One of the common things I have noticed with Web Services is that after you installed them you need a quick way to test them to say they work or not. As PI Web Services responds to web queries using the Simple Object Access Protocol (SOAP) related data from the PI Server and/or the PI AF Server, you need to test the pathways. Many components are involved during the installation: configure the virtual application on the Web Server (IIS), ASP.NET, application pool, web.config, PI SDK, AF SDK, security, etc. Also, other elements can come into the game: questions related to Active Directory forest, domain(s) and workgroup, and the network routes and filters. Looking at all these details, I know many things can go wrong. So, my focus is starting from a basic scenario to test the main components to assess a minimal set of things. I learned with Web Services that the more security layer you add the more difficult it becomes. Anyway, your first idea should be testing that each components can communicate and close the loop. The higher level of security will come up at a later time.
The first test to do is to try to open a connection on your Web Server, then try to reach the folder of your virtual application (here it is the PI Web Services). Try to retrieve the service descriptors (WSDL) which will be returned when you query the service handler at this URI: http://<server>/PIWebServices/PITimeSeries.svc?wsdl. If you got success until that part you need to test a specific method provided by this service but you will need to either code your application or use a Web Service functional tool. Both of these solutions require time or an installation process that would leave a footprint on the machine. What you want it's an easy solution that could say my installation is working from A to Z. This takes more sense if you are performing the installation at a customer's site on production assets. There are a lot of chances they would refuse you the rights to install other pieces of software that might affect the server.
An easy solution is possible for you and it is a Powershell script. For those of you which would not be familiar with Powershell, I propose you a nice and short description coming from Wikipedia which is: "Windows PowerShell is Microsoft's task automation framework, consisting of a command-line shell and associated scripting language built on top of, and integrated with the .NET Framework. PowerShell provides full access to COM and WMI, enabling administrators to perform administrative tasks on both local and remote Windows systems."
The use of scripts give you strong advantages, as it does not install a codebase on the machine and it can be easily modified to suit your needs. You will need Powershell version 2.0 and later to achieve this. The version 1.0 of Powershell was based on .NET Framework 2.0 only but the later version was ported to use the .NET Framework 3.5. As we are communicating with Web Services implementing the Windows Communication Foundation (WCF) which was introduced with the .NET Framework 3.5 we need Powershell version 2.0. For an easy introduction, I will cover only the basics to connect using basic bindings (meaning with no security), other bindings would be part of a later post.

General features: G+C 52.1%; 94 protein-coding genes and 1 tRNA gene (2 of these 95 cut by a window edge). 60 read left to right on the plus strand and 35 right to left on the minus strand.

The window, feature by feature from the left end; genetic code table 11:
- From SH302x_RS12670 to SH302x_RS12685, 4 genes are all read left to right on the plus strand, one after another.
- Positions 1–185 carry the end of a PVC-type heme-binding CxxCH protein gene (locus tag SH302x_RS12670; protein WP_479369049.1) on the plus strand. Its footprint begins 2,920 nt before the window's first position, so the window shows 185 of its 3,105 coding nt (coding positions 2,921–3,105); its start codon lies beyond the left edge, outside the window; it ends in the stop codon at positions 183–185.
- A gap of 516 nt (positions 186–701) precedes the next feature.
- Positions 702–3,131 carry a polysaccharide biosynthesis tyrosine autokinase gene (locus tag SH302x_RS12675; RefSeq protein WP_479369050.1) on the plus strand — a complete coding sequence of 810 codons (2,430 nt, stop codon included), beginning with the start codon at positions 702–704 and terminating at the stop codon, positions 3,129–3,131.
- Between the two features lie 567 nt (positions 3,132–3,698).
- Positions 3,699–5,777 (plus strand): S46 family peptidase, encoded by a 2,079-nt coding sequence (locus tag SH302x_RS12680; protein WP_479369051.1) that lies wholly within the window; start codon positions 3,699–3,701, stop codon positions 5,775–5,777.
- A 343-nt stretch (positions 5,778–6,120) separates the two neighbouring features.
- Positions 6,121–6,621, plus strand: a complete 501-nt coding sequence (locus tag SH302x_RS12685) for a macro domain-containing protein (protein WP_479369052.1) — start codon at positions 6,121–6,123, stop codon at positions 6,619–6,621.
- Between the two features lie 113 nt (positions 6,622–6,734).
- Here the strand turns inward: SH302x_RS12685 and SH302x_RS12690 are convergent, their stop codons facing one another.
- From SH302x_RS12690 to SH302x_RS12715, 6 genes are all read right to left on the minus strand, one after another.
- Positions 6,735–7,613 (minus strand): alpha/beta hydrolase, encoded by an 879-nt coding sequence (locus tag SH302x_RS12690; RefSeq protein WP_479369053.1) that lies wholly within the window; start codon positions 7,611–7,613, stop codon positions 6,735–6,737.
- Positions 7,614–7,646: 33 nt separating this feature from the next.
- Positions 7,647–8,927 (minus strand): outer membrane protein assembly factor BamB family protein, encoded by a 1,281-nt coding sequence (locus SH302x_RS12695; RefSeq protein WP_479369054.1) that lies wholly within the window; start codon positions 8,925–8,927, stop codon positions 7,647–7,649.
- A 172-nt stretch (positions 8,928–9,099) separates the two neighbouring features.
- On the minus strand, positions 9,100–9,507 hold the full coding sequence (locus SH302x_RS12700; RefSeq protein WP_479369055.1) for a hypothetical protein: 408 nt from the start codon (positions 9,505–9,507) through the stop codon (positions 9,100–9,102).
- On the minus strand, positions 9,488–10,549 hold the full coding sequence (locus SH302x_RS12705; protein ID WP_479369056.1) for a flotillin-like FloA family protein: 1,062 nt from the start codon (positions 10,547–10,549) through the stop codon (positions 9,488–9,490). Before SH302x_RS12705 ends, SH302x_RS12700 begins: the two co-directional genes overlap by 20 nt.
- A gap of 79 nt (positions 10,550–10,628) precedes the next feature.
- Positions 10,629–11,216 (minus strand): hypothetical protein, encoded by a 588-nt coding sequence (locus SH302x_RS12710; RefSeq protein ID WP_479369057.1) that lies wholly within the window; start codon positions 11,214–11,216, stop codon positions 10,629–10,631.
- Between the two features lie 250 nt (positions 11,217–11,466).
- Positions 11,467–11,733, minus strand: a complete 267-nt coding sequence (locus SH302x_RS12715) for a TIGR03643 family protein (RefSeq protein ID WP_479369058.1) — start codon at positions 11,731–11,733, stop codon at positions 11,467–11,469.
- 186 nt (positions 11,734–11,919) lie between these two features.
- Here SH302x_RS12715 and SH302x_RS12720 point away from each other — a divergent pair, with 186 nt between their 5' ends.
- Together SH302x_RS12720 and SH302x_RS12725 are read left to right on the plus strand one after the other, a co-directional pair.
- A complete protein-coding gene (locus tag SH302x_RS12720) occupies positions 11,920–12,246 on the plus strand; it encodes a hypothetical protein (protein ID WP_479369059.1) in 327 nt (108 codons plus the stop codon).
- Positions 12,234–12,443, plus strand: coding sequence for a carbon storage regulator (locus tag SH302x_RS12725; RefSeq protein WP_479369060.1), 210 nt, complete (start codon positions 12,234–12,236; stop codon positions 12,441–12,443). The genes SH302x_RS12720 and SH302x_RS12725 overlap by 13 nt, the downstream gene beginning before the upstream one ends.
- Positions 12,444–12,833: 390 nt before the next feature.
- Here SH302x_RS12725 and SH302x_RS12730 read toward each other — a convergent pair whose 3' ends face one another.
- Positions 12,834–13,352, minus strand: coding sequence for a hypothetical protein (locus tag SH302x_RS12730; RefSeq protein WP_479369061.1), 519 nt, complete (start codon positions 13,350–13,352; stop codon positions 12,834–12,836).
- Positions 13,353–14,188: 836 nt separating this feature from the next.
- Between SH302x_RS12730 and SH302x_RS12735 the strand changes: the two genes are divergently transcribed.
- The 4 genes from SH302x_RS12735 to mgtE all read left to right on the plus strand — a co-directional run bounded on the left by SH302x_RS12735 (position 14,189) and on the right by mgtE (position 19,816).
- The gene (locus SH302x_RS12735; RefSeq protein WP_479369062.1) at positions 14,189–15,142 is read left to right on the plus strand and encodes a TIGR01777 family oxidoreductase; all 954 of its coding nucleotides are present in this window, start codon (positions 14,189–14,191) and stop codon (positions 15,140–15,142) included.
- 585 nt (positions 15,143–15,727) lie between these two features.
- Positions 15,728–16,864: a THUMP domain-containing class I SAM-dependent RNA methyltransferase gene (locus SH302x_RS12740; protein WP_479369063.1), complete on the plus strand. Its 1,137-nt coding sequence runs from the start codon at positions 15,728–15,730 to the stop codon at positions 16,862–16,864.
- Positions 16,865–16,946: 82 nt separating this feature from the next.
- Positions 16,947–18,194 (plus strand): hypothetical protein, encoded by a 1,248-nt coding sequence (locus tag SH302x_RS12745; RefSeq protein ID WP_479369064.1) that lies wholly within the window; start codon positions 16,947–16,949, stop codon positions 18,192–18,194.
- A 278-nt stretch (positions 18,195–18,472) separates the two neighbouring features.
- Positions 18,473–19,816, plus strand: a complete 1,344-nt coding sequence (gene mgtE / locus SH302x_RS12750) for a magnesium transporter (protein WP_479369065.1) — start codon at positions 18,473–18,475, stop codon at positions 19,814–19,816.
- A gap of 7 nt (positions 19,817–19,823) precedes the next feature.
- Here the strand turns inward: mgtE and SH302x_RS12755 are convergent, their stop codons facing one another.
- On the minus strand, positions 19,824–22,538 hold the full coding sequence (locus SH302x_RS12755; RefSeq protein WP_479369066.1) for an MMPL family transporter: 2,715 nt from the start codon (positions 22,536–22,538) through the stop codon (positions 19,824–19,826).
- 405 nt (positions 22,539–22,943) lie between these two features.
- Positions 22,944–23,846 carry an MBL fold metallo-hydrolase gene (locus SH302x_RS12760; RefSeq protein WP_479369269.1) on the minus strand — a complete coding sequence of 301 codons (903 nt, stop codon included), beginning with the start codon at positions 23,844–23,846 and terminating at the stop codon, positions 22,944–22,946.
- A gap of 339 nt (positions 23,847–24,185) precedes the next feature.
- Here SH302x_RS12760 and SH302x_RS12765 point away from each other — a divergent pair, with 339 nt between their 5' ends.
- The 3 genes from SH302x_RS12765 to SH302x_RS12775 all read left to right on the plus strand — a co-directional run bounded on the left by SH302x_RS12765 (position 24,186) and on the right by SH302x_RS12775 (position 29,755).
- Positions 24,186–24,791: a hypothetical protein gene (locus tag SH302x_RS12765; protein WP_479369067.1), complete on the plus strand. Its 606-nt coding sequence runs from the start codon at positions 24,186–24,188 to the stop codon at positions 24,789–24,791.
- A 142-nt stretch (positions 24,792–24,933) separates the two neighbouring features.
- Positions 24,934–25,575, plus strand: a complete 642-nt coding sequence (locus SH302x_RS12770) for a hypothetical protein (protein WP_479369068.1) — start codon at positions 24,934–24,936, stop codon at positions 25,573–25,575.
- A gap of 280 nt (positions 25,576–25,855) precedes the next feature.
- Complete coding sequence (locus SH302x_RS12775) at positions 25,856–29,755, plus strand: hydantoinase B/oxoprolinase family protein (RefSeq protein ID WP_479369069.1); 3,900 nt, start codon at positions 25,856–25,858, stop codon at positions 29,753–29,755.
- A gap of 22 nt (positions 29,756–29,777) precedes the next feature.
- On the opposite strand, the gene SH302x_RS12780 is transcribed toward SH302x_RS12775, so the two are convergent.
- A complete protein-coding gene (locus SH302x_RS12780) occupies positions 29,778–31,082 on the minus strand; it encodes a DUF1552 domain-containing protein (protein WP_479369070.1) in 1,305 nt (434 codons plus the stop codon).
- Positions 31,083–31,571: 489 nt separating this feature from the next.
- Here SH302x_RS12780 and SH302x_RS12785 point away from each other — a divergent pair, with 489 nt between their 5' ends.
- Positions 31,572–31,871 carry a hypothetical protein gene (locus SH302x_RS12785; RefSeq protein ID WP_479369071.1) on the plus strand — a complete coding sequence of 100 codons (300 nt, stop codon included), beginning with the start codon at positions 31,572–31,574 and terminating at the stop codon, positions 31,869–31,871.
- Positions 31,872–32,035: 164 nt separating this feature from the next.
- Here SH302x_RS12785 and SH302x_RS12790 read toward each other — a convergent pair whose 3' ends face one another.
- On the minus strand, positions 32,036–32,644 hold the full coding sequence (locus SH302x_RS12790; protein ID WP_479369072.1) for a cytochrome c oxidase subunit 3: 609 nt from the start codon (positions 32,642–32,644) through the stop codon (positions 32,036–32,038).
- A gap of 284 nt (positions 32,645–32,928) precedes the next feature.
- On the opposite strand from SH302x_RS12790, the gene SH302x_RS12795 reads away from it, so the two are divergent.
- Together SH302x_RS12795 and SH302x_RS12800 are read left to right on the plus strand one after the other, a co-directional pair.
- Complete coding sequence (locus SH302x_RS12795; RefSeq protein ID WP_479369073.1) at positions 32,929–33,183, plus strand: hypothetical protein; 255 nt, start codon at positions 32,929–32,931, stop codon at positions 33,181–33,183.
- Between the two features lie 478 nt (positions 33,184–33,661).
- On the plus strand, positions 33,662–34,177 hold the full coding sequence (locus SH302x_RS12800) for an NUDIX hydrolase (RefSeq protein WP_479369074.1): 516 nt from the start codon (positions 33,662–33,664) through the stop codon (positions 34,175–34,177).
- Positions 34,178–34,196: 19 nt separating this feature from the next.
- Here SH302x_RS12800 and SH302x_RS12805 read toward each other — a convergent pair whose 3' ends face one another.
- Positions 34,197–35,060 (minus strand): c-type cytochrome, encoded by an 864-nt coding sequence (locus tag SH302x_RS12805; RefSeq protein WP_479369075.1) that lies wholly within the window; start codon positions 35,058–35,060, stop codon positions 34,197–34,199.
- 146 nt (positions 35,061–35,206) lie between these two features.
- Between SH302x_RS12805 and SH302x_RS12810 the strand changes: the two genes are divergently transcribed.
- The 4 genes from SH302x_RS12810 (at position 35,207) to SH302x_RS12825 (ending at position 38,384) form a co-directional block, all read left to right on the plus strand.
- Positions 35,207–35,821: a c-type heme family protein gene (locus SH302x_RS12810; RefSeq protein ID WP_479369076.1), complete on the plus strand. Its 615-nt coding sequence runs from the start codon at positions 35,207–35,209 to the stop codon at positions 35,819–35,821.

The script contains two cmdlets: PIWS-TestGetPIArchiveDataWithSOAP and Format-XML, the first one is to send a SOAP message to PI Web Services via a WebClient object and receive the answer, the second is process for processing the XML returned string. Starting from cmdlet PIWS-TestGetPIArchiveDataWithSOAP, we need to create a Webclient object to communicate with the PI Web Services, a WebHeaderCollection object to define the content of the message and the SOAP action, and finally an XML message that will contain all the necessary information for the Web Services. Using the [string]::Format method, you can easily manipulate an XML template with the different arguments to replace within to form your message. The final stage is to post your message to PI Web Services and wait for an answer. This is done as a synchronous process. The returned XML is formatted with the second cmdlet and output to the console. The PIWS-TestGetPIArchiveDataWithSOAP cmdlet is called with the last instruction which is part of the main of your script. You need to pass the endpoint, the URI of PI Web Services, the item which is a valid path, the start and end time, and the number of values to return for interpolated values. Save your file with the name PIWS-TestGetPIArchiveDataWithSOAP.ps1.
To utilize your script, you will need to open a command prompt and call powershell or call powershell directly from the Run command. As a very important step, you will need to unlock the policy for using this type of script by invoking the cmdlet: Set-ExecutionPolicy RemoteSigned at the Powershell prompt. Afterward, you can invoke your script wherever you saved it by simply typing its full path and name. If you receive errors directly inside the Powershell session, it means something is not configured properly somewhere. Otherwise in case of success you will receive a screen that looks like the following.
The same error message will be sent thorough Powershell then if it was your Visual Studio environment. Try different paths involving PI AF to test this part of the configuration. After successful tests from the machine, you can copy your script to a client machine and see if it still works from there. This completes the testing workflow for basic bindings.
Get a copy of this script from this link (as publishing Powershell scripts is not nice on the Web). Stay tune for later blog posts and a white paper to test all other Web methods offered by PI Web Services. Did you use scripts of your own before, share some thoughts with me by replying to my blog.